As a child, Aunt Donna was always there for me. My parents were never around, always working hard. They never gave me attention like Aunt Donna did. She was the one who cared for me, and who I could go to for help when I needed it.
She was so sweet, always bringing me snacks while she watched me. She had a wide, bright smile, and short blonde hair. She was a beautiful middle-aged woman, but she never married. I was the closest she had to a son.
My parents left for work before Aunt Donna came to my Riverside house in Windsor, Ontario. Aunt Donna was never late, so I worried. I stayed sitting on the stairs, and waited for twenty minutes at least. She came in, smiling brightly. "Hello there Jonathan!" She sounded so happy as her bags banged against the door frame. She sure had a lot of bags this time.
I asked her what was in the bags. "Presents!" She smiled, then put on a red hat with a white, furry tassel. "It's early Christmas today!" She beckoned me to follow her to the living room. I sat on the couch, and she sat on the other. She pulled many colourful gifts from her bags. "This one's for you..." She passed me a gift, then she placed one on the couch beside her, "and this one's for Bradley..." I didn't find that strange or anything, Aunt Donna was always an oddball.
I opened the box, and found inside a watch. It had rockets on the face of the miniature clock on it, and planets. It ticked away, and I put it on. I thanked her as any child would, then skipped away while her friend opened the gift it was given too.
Later that night, I went out of my room to find out what Aunt Donna had been doing. There were gifts everywhere. I asked her what was for dinner. Spaghetti was okay, a little simple though. She told me to run off and play, so I did. The spaghetti tasted a little interesting compared to other spaghettis I've had.
While I rode a bike around my house, I stopped. A present was in front of me. I continued, two presents were blocking me. As I went onwards, the number increased, until there was a wall in front of my bicycle. I thought of it as a challenge. I zoomed into the wall of empty boxes. They exploded, and crashed into the ground with my force. I grinned proudly as I biked away.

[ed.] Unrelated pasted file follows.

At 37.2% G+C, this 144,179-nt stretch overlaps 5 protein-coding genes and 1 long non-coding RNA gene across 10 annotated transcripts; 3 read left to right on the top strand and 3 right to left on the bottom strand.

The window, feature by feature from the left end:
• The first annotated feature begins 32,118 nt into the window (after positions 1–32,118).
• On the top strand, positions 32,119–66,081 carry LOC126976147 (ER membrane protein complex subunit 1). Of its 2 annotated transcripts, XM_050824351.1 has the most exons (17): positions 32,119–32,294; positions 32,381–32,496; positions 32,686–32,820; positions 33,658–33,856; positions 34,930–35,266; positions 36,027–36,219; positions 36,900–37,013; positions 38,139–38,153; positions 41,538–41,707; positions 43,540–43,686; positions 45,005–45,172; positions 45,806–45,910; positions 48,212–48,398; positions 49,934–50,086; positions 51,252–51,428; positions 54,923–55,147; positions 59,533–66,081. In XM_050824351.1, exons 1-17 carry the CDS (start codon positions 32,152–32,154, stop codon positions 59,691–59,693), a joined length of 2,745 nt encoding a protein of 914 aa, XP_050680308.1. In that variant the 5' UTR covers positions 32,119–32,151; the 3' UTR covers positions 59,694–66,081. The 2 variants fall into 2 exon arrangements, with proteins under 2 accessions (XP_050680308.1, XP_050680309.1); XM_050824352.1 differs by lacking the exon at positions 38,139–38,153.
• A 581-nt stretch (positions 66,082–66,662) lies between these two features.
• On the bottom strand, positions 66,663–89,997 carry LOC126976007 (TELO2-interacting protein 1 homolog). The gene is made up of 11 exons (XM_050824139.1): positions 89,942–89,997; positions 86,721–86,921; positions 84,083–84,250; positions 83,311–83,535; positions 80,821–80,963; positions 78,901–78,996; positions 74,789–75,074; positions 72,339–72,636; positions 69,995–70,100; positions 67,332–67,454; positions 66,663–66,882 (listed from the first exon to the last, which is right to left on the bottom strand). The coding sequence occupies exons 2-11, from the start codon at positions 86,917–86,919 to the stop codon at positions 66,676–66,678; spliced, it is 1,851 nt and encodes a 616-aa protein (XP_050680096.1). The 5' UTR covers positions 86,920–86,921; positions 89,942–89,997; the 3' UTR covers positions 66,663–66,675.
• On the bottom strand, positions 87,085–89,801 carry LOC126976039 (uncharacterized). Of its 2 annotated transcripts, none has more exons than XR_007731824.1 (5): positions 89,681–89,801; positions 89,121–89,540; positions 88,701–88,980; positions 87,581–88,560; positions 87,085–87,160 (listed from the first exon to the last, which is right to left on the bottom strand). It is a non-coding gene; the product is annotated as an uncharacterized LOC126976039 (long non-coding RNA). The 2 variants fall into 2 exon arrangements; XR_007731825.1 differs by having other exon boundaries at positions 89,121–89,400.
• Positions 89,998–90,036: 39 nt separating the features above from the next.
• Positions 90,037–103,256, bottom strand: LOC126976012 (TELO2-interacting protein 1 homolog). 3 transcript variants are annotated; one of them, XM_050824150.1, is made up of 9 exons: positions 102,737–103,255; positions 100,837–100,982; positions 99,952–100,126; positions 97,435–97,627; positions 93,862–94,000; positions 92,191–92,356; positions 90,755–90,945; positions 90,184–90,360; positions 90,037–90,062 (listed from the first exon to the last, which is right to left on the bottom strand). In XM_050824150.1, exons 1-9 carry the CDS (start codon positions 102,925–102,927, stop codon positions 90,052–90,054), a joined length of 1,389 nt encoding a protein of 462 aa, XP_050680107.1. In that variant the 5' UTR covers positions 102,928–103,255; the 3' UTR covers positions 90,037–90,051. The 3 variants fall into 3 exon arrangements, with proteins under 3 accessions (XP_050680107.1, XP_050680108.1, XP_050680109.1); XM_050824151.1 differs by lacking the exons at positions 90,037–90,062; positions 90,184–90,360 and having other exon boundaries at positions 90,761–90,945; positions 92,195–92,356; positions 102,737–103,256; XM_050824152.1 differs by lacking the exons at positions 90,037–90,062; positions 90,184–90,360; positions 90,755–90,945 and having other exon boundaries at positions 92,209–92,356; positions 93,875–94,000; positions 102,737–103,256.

When I grew older, though, I started to notice these things. Aunt Donna became older, but she stayed cheerful as ever, and kept contact with her invisible friends. On an early Christmas, she passed me a gift box. Inside, the same watch I got every day she chose it would be Christmas was in it. I put it on, and smiled, thanking her for my gift as a form of kindness.
I asked her why she gave gifts to her invisible friends if they never opened them. That was the first time I had seen her somewhat angry. "The children are here! Don't call them invisible!" She defended them against me, "I thought you had learned better than to offend them..." She started muttering things that just didn't make sense.
A few days later, I confronted her again. I told her that I believed that she might need to see a psychiatrist. Her reaction was the same. She was in denial.
Three more days passed, then I told her that I didn't want her to come watch me anymore. I was old enough to care for myself now, with all the things she had taught me. She shook her head and smiled, "Jonathan, you can never leave me." Then, she passed me another gift. "Don't tell the other children about this one, it's special!" She whispered, then skipped away. The large box was colourfully wrapped, and intriguing. I opened it.
It was empty.
A few more days later, a young boy was at my house. I didn't recognize him. I poked him in an effort to get to know him, but he ignored me. Aunt Donna came over, "Here Freddy! Here's your gift!" It was the same gold watch, with little rockets and planets on the face, that she had given me all those early Christmas days before. Then she passed an empty box over to me, and placed it on my lap. "And this one is for you Jonathan..." She placed another on the other boy's lap next to her, "And this one is for Bradley!" She laughed cheerfully.